Norman Rockwell's town wrestles with growth
By Thomas Grillo, Globe Correspondent, 10/26/2002
"I came to see the Norman Rockwell Museum, fell in love with the Berkshires, and never left," said Irsfeld, now chairman of the Board of Selectman. "I decided I didn't want to live with 8 million people anymore, so I sold my house, bought a 14-acre farm, and moved my family here."
Today, Stockbridge is struggling with growth, as more people move to this lovely village nestled in the heart of the Berkshire valley, about 118 miles as the crow flies from New York City and from Boston.
"New Yorkers with lots of money are willing to pay anything to get out of New York," said Irsfeld. "That puts tremendous pressure on our housing stock. Realtors are knocking on doors, asking residents if they want to sell. To New Yorkers, our prices must seem like a bargain."
The median price for a single-family home reached $317,500 for the first eight months of 2002, up from $235,000 last year, according to The Warren Group. But the data tell only half the story.
This week, 38 single-family homes were listed for sale on Realtor.com from $149,900 to $2.7 million, including a dozen under $400,000. There's a 52-year-old three-bedroom ranch on 2.6 acres for $199,900, and a two-bedroom Cape built in 1969 on three acres for $375,000.
But 22 of the homes are priced above $500,000. That upward pressure on home prices has locked out younger buyers and the children of longtime residents. In response, town officials want to boost the supply of affordable housing. They hope to purchase a 17-acre site near the town dump to develop low-cost homes. Any expenditure to buy the property would require Town Meeting approval.
A controversy erupted following a recent proposal by a developer who purchased 100 acres for a 16-home subdivision in the Glendale neighborhood. While town officials say the developer can build some of the homes by right, they insist he must get approval to build a 4,000-foot road to enter the site.
"The reason people come here is for the open space, but we're watching it get nibbled away," Irsfeld said.
Tourists are drawn to Stockbridge for its cultural attractions, including the Norman Rockwell Museum, which boasts the world's largest collection of the artist's work. Rockwell lived in town from 1953 until his death in 1978 and used town residents as models in his vivid portraits of small-town America. Rockwell's career spanned more than 60 years and left a legacy of images that helped define American identity throughout the 20th century. Worth seeing until March 2 is the exhibit "Inside Story: The Magazine Illustration of Norman Rockwell," which includes Boys' Life and Saturday Evening Post illustrations.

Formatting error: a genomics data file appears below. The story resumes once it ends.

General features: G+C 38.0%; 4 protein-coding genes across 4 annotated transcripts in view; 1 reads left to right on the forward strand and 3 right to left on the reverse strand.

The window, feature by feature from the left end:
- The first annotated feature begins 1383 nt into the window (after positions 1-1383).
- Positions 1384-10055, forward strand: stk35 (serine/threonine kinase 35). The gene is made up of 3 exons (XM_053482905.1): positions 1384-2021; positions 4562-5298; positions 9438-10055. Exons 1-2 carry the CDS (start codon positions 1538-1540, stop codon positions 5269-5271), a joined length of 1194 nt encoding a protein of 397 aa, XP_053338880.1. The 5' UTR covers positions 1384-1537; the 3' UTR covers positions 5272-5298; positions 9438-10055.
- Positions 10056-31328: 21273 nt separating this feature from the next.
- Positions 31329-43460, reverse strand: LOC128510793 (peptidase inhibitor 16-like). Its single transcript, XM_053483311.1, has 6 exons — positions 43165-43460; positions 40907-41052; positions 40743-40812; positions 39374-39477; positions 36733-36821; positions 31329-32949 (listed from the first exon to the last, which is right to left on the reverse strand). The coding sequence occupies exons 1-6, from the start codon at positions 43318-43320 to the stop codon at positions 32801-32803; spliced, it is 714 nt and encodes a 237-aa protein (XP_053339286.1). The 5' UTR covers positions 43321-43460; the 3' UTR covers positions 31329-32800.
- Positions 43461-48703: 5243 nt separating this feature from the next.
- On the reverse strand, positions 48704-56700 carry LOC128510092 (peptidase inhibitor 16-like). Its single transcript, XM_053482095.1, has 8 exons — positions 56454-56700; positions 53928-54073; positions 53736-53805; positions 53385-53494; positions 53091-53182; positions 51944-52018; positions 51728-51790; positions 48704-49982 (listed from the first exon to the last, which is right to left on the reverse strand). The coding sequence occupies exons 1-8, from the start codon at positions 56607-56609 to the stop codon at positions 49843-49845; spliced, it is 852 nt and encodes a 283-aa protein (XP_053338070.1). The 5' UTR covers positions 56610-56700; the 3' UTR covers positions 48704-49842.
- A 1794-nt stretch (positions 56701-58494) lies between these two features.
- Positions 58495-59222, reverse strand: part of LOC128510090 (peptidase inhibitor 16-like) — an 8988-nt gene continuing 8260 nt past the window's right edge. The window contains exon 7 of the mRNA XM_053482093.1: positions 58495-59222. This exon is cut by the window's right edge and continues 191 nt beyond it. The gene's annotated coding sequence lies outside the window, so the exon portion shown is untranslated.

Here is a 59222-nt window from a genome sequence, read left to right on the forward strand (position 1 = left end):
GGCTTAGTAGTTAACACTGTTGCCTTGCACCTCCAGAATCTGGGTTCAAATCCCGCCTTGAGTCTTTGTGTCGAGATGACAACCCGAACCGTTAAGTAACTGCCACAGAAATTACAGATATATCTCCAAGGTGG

And of course Brooklyn-born Arlo Guthrie, who gained fame with his 1967 album "Alice's Restaurant," has long called the Berkshires home. In 1991, he bought the Stockbridge church made famous in the film that Alice's Restaurant inspired; today it houses the Guthrie Center, a music hall, community space, and interfaith church.
In addition, there's Chesterwood, the museum and studio of Daniel Chester French, sculptor of the Lincoln Memorial. Nearby in Lenox is Tanglewood, the summer home of the Boston Symphony Orchestra; Berkshire Botanical Garden is an oasis that includes 15 acres of landscaped gardens featuring vibrant annuals and perennials, plus a woodland trail.
Thomas Grillo can be reached at firstname.lastname@example.org.
This story ran in the Boston Globe on 10/26/2002.
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